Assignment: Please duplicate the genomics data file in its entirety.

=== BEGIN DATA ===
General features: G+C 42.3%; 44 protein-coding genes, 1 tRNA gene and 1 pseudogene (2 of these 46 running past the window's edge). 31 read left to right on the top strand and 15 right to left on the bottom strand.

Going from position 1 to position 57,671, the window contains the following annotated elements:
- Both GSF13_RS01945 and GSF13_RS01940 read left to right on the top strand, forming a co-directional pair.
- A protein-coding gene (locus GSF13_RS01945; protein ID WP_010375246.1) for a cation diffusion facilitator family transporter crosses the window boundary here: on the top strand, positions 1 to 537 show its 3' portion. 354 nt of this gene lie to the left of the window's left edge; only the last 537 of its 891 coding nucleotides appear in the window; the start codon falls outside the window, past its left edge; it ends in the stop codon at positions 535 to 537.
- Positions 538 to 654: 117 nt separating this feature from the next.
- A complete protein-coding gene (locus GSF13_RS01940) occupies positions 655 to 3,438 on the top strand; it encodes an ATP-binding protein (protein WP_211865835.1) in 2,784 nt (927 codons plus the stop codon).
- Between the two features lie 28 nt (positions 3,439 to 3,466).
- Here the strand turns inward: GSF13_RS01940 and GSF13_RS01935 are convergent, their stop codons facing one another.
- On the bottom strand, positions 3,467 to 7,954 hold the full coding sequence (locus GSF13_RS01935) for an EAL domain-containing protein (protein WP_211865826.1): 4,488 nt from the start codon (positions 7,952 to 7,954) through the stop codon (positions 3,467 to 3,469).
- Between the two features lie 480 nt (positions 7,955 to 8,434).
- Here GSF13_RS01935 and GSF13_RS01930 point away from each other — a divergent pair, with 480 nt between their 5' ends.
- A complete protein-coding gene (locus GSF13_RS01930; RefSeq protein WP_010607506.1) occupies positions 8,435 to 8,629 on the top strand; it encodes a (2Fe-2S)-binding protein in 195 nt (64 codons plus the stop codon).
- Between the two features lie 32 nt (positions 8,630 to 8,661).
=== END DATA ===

General features: G+C 42.3%; 44 protein-coding genes, 1 tRNA gene and 1 pseudogene (2 of these 46 running past the window's edge). 31 read left to right on the top strand and 15 right to left on the bottom strand.

Going from position 1 to position 57,671, the window contains the following annotated elements:
- Both GSF13_RS01945 and GSF13_RS01940 read left to right on the top strand, forming a co-directional pair.
- A protein-coding gene (locus GSF13_RS01945; protein ID WP_010375246.1) for a cation diffusion facilitator family transporter crosses the window boundary here: on the top strand, positions 1 to 537 show its 3' portion. 354 nt of this gene lie to the left of the window's left edge; only the last 537 of its 891 coding nucleotides appear in the window; the start codon falls outside the window, past its left edge; it ends in the stop codon at positions 535 to 537.
- Positions 538 to 654: 117 nt separating this feature from the next.
- A complete protein-coding gene (locus GSF13_RS01940) occupies positions 655 to 3,438 on the top strand; it encodes an ATP-binding protein (protein WP_211865835.1) in 2,784 nt (927 codons plus the stop codon).
- Between the two features lie 28 nt (positions 3,439 to 3,466).
- Here the strand turns inward: GSF13_RS01940 and GSF13_RS01935 are convergent, their stop codons facing one another.
- On the bottom strand, positions 3,467 to 7,954 hold the full coding sequence (locus GSF13_RS01935) for an EAL domain-containing protein (protein WP_211865826.1): 4,488 nt from the start codon (positions 7,952 to 7,954) through the stop codon (positions 3,467 to 3,469).
- Between the two features lie 480 nt (positions 7,955 to 8,434).
- Here GSF13_RS01935 and GSF13_RS01930 point away from each other — a divergent pair, with 480 nt between their 5' ends.
- A complete protein-coding gene (locus GSF13_RS01930; RefSeq protein WP_010607506.1) occupies positions 8,435 to 8,629 on the top strand; it encodes a (2Fe-2S)-binding protein in 195 nt (64 codons plus the stop codon).
- Between the two features lie 32 nt (positions 8,630 to 8,661).